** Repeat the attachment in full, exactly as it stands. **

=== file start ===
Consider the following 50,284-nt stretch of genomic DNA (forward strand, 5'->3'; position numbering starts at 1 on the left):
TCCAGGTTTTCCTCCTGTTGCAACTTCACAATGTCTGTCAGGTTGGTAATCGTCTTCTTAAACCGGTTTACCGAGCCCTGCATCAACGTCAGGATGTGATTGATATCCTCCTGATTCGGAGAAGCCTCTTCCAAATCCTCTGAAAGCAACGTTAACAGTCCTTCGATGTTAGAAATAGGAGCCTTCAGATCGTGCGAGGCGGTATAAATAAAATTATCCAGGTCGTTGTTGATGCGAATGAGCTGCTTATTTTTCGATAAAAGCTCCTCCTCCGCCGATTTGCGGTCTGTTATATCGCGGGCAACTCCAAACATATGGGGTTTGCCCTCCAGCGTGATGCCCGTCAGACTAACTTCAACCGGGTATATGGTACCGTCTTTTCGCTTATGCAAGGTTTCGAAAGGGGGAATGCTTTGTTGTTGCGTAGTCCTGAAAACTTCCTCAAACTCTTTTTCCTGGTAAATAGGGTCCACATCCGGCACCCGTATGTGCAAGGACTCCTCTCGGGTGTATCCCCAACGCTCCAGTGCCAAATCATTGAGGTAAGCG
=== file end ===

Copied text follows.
Consider the following 50,284-nt stretch of genomic DNA (forward strand, 5'->3'; position numbering starts at 1 on the left):
TCCAGGTTTTCCTCCTGTTGCAACTTCACAATGTCTGTCAGGTTGGTAATCGTCTTCTTAAACCGGTTTACCGAGCCCTGCATCAACGTCAGGATGTGATTGATATCCTCCTGATTCGGAGAAGCCTCTTCCAAATCCTCTGAAAGCAACGTTAACAGTCCTTCGATGTTAGAAATAGGAGCCTTCAGATCGTGCGAGGCGGTATAAATAAAATTATCCAGGTCGTTGTTGATGCGAATGAGCTGCTTATTTTTCGATAAAAGCTCCTCCTCCGCCGATTTGCGGTCTGTTATATCGCGGGCAACTCCAAACATATGGGGTTTGCCCTCCAGCGTGATGCCCGTCAGACTAACTTCAACCGGGTATATGGTACCGTCTTTTCGCTTATGCAAGGTTTCGAAAGGGGGAATGCTTTGTTGTTGCGTAGTCCTGAAAACTTCCTCAAACTCTTTTTCCTGGTAAATAGGGTCCACATCCGGCACCCGTATGTGCAAGGACTCCTCTCGGGTGTATCCCCAACGCTCCAGTGCCAAATCATTGAGGTAAGCG